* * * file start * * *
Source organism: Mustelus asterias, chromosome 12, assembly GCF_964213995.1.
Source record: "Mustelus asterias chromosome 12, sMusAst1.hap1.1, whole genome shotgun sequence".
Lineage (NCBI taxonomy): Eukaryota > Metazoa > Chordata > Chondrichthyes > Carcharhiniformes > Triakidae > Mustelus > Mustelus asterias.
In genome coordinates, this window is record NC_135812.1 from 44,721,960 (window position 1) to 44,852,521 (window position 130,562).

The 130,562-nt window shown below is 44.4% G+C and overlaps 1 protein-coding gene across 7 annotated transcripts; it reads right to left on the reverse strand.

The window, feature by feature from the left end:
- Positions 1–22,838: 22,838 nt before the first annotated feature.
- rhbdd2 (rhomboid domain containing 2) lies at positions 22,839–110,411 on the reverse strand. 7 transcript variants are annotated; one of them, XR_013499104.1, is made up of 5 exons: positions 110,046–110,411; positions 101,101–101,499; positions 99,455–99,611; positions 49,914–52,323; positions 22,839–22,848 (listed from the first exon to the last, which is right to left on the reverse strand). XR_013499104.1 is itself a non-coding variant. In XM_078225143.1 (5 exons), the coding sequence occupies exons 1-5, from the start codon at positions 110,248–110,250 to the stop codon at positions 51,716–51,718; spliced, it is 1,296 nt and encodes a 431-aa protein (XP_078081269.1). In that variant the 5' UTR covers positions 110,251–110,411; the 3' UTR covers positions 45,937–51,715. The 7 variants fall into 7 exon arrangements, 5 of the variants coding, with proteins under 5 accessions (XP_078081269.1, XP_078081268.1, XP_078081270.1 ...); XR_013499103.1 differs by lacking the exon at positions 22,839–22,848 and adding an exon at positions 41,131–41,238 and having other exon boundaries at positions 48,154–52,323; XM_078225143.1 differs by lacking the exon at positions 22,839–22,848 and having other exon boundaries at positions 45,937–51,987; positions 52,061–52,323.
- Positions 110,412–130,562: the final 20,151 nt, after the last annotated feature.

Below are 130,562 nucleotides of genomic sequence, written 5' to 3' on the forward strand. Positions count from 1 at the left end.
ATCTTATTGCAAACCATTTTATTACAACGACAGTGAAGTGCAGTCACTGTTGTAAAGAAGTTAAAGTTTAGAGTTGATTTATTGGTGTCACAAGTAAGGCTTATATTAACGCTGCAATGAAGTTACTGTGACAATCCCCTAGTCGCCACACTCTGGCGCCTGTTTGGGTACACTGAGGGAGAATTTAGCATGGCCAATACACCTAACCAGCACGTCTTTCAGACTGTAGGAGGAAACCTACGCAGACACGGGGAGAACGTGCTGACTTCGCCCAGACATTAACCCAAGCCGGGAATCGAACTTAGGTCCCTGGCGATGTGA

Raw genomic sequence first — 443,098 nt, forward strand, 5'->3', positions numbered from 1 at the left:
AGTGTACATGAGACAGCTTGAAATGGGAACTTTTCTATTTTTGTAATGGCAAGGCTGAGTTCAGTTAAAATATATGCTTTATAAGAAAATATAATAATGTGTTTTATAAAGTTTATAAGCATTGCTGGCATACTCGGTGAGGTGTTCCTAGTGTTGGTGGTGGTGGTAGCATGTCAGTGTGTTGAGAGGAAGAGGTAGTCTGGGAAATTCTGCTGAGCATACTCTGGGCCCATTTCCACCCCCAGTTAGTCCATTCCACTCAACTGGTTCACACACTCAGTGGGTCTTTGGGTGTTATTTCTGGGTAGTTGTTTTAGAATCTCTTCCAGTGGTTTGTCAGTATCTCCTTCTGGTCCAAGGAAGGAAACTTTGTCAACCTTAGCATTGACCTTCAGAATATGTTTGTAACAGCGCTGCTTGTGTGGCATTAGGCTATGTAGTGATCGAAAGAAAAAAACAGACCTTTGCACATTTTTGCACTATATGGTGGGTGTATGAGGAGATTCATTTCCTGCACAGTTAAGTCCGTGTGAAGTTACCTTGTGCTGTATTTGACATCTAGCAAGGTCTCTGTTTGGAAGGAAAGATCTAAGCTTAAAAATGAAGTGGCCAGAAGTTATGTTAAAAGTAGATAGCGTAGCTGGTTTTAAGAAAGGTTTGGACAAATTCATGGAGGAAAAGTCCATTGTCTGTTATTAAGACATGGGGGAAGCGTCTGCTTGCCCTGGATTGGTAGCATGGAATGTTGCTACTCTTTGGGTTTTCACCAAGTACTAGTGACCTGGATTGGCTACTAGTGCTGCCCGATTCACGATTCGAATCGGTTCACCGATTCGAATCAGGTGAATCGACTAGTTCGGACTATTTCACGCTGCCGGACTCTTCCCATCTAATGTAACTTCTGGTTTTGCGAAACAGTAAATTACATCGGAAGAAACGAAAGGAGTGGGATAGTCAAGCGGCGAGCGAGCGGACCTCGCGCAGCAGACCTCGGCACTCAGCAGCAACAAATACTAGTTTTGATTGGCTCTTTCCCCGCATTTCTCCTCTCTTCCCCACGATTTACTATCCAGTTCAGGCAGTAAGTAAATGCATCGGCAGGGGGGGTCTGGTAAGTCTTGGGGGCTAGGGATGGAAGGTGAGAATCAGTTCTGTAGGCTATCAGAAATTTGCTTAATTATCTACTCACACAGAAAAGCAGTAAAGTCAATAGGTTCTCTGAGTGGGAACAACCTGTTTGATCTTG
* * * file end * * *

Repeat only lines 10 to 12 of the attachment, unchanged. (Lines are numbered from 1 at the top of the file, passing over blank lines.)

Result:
Below are 130,562 nucleotides of genomic sequence, written 5' to 3' on the forward strand. Positions count from 1 at the left end.
ATCTTATTGCAAACCATTTTATTACAACGACAGTGAAGTGCAGTCACTGTTGTAAAGAAGTTAAAGTTTAGAGTTGATTTATTGGTGTCACAAGTAAGGCTTATATTAACGCTGCAATGAAGTTACTGTGACAATCCCCTAGTCGCCACACTCTGGCGCCTGTTTGGGTACACTGAGGGAGAATTTAGCATGGCCAATACACCTAACCAGCACGTCTTTCAGACTGTAGGAGGAAACCTACGCAGACACGGGGAGAACGTGCTGACTTCGCCCAGACATTAACCCAAGCCGGGAATCGAACTTAGGTCCCTGGCGATGTGA

Raw genomic sequence first — 443,098 nt, forward strand, 5'->3', positions numbered from 1 at the left: